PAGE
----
At The Charlie Foundation, our greatest hope is that people achieve seizure freedom—be it through medications, surgery, cannibidiol, or diet therapy. The question we ask is why the esteemed authors of a recent SUDEP article would choose to censor nearly 100 years of published science, including two randomized controlled studies, indicating the Ketogenic Diet reduces seizures by at least 50% in half the people who try it, and eliminates seizures in 15-25%.In March, 2017 the American Academy of Neurology and the American Epilepsy Society published their SUDEP (Sudden Unexplained Death in Epilepsy) practice guidelines. They reported “with high confidence in evidence” that “SUDEP risk increases in association with increasing frequency of GTCS (generalized tonic clonic seizures).”GTCS, also know as grand mal seizures, are a hallmark ofmyoclonic astatic epilepsy(Doose Syndrome).According to the 2009 published Medical Consensus Guidelines for administering the Ketogenic Diet, “KD should be strongly considered after the failure of two or three medications regardless of age or gender…in the case ofmyoclonic astatic epilepsyit should be considered earlier.”Yet somehow the authors of the new practice guidelines fail to mention a word about diet therapy.The practice guidelines go on to say, “ …having frequent GTCS, and the absence of seizure freedom, are strongly associated with SUDEP.Again, the authors chose to disregard the overwhelming evidence that after the failure of two or three medications for most non-surgical candidates, the best way to reduce or eliminate seizure frequency--and hence reduce or eliminate the chance of SUDEP--is with a Ketogenic Diet Therapy.The cornerstone of health care is “evidence based medicine”-- in other words medicine that is based on science. We feel that to ignore Ketogenic Diet Therapies for medication-resistant epilepsy, especially while raising the specter of death, is unconscionable.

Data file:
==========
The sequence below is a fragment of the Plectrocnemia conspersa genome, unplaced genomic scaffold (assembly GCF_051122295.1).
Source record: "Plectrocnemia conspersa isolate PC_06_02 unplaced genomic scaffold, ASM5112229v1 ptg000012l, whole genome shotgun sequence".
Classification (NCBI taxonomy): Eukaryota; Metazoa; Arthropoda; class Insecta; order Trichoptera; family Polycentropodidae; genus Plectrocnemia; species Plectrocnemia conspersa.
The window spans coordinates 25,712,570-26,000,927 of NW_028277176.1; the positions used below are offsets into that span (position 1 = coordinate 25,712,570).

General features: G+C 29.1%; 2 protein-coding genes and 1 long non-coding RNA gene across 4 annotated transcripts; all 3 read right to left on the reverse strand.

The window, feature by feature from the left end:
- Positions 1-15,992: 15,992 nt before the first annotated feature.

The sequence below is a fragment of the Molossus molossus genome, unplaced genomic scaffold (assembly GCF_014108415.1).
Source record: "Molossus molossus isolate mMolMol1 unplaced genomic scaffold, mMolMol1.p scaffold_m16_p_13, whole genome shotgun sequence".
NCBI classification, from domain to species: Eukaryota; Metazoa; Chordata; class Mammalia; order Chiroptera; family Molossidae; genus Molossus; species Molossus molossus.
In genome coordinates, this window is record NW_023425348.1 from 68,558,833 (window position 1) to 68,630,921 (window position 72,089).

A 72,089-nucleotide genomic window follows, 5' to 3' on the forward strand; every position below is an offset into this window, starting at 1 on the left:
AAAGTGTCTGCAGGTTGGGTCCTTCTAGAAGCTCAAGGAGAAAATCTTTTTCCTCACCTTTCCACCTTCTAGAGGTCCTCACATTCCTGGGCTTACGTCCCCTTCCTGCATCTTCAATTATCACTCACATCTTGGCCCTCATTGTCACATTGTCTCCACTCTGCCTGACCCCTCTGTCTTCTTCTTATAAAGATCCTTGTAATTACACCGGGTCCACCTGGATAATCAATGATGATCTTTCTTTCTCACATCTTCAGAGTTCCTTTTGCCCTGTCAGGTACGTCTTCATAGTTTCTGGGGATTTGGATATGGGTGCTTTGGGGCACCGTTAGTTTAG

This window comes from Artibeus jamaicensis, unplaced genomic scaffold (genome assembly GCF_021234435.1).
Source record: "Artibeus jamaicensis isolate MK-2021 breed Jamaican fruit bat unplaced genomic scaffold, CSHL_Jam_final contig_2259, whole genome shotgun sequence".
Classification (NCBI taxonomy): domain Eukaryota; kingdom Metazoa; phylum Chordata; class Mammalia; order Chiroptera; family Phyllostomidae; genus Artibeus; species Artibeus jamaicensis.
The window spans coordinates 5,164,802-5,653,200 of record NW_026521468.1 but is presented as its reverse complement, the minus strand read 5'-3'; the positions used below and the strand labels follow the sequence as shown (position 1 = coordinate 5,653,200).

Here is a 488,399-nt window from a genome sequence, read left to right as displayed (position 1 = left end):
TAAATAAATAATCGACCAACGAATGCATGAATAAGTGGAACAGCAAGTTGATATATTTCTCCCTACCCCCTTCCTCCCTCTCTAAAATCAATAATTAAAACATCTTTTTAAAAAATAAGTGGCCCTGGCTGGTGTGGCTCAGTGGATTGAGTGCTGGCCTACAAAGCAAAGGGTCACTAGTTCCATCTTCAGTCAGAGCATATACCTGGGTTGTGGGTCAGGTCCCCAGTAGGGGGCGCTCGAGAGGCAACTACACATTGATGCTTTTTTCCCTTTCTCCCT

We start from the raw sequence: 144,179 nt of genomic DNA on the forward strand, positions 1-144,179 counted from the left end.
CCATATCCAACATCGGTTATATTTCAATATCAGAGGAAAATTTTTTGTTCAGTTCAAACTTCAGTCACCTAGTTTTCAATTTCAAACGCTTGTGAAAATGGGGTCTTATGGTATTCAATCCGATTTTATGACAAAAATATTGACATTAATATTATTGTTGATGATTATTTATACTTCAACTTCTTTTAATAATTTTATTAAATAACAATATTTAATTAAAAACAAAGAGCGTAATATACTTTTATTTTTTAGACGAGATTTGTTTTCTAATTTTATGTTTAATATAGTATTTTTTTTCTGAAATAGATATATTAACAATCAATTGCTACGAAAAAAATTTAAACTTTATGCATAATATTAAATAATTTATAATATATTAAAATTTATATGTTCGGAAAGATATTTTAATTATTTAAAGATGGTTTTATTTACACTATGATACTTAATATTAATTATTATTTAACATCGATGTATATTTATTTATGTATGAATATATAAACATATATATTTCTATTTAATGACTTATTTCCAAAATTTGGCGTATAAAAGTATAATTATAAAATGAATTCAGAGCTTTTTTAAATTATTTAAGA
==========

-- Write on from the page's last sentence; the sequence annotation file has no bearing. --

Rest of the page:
This is the 1st article in the series of topics relating to diet and nutrition for epilepsy by
The Charlie Foundation, author: Beth Zupec-Kania, RDN, CD
Vitamin D and seizure control
Vitamin D has been studied for decades for its role in many functions in the body. Known as the “sunshine” vitamin, sunshine remains the best source of receiving Vit. D. Dietary sources include meat, fish, dairy products, and, interestingly, mushrooms. People who have little exposure to the sun are at increased risk for a Vit. D deficiency. Dark-skinned individuals are also at higher risk because the melanin in their skin blocks sun penetration. Some anti-seizure medications interfere with how Vit. D is processed in the body. Supplemental Vit. D may be necessary for people who have these risk factors to maintain normal blood levels.